Starting With Data

Starting With Data


The incoming results from the 2019 season are a testament to the modern farming practices the industry use, continually doing more with less. Producers understand where efficiencies are found and a lot of that comes back to doing effective analysis on the year as it played out agronomically. What management practices lead to the highest yields? Can profitability increase with change in management strategy? It comes back to right product, right place, right time, right rate!

The answer lies within yield data. Yield data is the foundational piece of information from which to build spatial information on. It measures variety differences, responses to fertiliser, topography, soil type and environment, and chemical decisions made throughout the season.


One of the greatest benefits of yield mapping is to identify areas of variability. Whether its boosting poorer producing areas or pushing the limits of the highest producing crops, yield data paves the way for variable rate application, or zoned management practices. Implementation of variable rate applications is now a simple, streamlined process in many circumstances. Any form of spatial information can be overlayed to provide further insights- including elevation maps, protein maps and profitability maps to show where the highest grossing part of the paddock is.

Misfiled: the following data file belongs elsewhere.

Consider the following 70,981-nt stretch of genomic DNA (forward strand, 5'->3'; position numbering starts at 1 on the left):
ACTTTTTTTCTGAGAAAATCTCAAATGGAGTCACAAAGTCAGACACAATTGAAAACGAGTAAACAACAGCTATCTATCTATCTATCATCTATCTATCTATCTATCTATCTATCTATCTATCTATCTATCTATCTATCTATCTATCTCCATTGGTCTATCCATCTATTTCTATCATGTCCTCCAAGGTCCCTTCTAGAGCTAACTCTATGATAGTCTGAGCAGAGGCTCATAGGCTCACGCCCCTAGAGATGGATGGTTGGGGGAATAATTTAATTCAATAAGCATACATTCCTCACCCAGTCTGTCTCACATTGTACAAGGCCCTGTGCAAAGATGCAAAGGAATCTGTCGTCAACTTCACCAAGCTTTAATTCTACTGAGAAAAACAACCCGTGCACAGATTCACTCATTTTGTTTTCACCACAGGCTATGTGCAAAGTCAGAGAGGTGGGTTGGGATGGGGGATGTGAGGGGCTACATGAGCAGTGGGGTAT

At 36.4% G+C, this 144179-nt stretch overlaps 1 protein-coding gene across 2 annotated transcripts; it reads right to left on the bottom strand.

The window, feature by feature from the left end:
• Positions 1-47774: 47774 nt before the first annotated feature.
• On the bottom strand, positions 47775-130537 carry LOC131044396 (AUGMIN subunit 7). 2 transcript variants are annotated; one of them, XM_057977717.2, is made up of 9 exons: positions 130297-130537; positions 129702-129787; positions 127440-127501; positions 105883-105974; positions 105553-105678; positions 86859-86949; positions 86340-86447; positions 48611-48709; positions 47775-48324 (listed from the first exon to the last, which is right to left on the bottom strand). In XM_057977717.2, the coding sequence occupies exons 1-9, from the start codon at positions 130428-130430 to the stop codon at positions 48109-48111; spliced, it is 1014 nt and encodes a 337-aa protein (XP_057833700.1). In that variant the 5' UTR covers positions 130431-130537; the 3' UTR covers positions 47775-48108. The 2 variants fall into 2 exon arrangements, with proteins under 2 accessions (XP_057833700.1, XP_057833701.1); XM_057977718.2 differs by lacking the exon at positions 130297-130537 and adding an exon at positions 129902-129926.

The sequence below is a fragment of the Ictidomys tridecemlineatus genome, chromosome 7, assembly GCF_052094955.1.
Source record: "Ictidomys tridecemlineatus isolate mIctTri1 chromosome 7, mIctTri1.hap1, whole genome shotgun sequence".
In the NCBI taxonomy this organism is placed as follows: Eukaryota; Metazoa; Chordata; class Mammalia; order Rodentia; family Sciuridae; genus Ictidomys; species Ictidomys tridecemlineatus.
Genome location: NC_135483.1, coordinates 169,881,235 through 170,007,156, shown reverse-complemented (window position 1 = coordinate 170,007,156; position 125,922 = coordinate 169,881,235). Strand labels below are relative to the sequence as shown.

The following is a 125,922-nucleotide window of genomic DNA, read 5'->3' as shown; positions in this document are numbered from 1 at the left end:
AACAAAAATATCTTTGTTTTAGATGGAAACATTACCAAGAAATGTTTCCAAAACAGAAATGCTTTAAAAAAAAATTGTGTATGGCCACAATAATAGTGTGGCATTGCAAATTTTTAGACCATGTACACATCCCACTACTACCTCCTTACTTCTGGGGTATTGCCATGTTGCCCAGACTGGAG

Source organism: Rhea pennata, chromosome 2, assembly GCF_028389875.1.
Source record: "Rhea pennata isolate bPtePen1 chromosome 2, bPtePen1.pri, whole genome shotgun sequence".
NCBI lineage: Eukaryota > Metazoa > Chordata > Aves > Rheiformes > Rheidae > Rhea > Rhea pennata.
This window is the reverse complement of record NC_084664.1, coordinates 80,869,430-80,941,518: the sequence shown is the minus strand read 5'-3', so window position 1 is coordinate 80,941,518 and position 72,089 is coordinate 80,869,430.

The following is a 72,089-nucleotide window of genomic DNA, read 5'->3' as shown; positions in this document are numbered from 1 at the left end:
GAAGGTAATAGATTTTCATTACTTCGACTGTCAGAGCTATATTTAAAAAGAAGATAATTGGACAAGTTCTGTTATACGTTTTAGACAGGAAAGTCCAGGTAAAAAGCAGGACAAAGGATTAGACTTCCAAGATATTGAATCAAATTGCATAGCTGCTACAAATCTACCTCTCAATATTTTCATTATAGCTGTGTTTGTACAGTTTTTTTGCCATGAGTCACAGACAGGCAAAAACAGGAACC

Most headers are capable of recording yield data, no matter which colour it may be. In order to record yield data, there are a few steps required:

Before entering the paddock:

  • Ensure all appropriate maintenance is completed on each header
  • Update all in cab software
  • Make sure the GPS screen is ready for harvest- clean off any old data that may take up storage space and ensure appropriate naming of paddocks, paddock boundaries and guidance lines are all in place. A precision ag consultant can assist with this.
  • Calibrate the header to ensure the most correct and accurate measurement

Whilst in the paddock:

  • Check that data is being recorded
  • Calibrate the header according to each crop type whenever crop type is changed
  • If telematics to automatically export data files are unavailable, make sure that data files are regularly downloaded to a USB (and backing this USB up to a place that can be accessed easily)


Once the data has been collected, the next step is to take a look! There are several online platforms that allow for data visualisation for free, including My John Deere Operations Center. The upload process is quick and easy on any windows device. From here, post calibration can be completed by anyone with access to the total dry yield of grain taken from the paddock. When observing the yield data, if there’s something that doesn’t quite look right, the data may require “cleaning”, but this is not always necessary.

To get the most out of yield data, information must be ground truthed- meaning that additional knowledge must be put with it to understand why the identified differences occur- these may be soil tests, EM38 maps, seeding data or local knowledge. Overlay, merge and compare other forms of data such as NDVI maps, previous years yield data to observe areas of opportunity; all analysis that can be completed in an Operations Center account. This information can then be used to reduce variability within the paddock and make more data backed decisions to improve overall profitability.

For more information on setting up yield monitors, data cleaning and interpretation, and how variable rate applications could work for your business, get in contact with Matt or Laura at AGree Decision Ag on 03 5382 9457.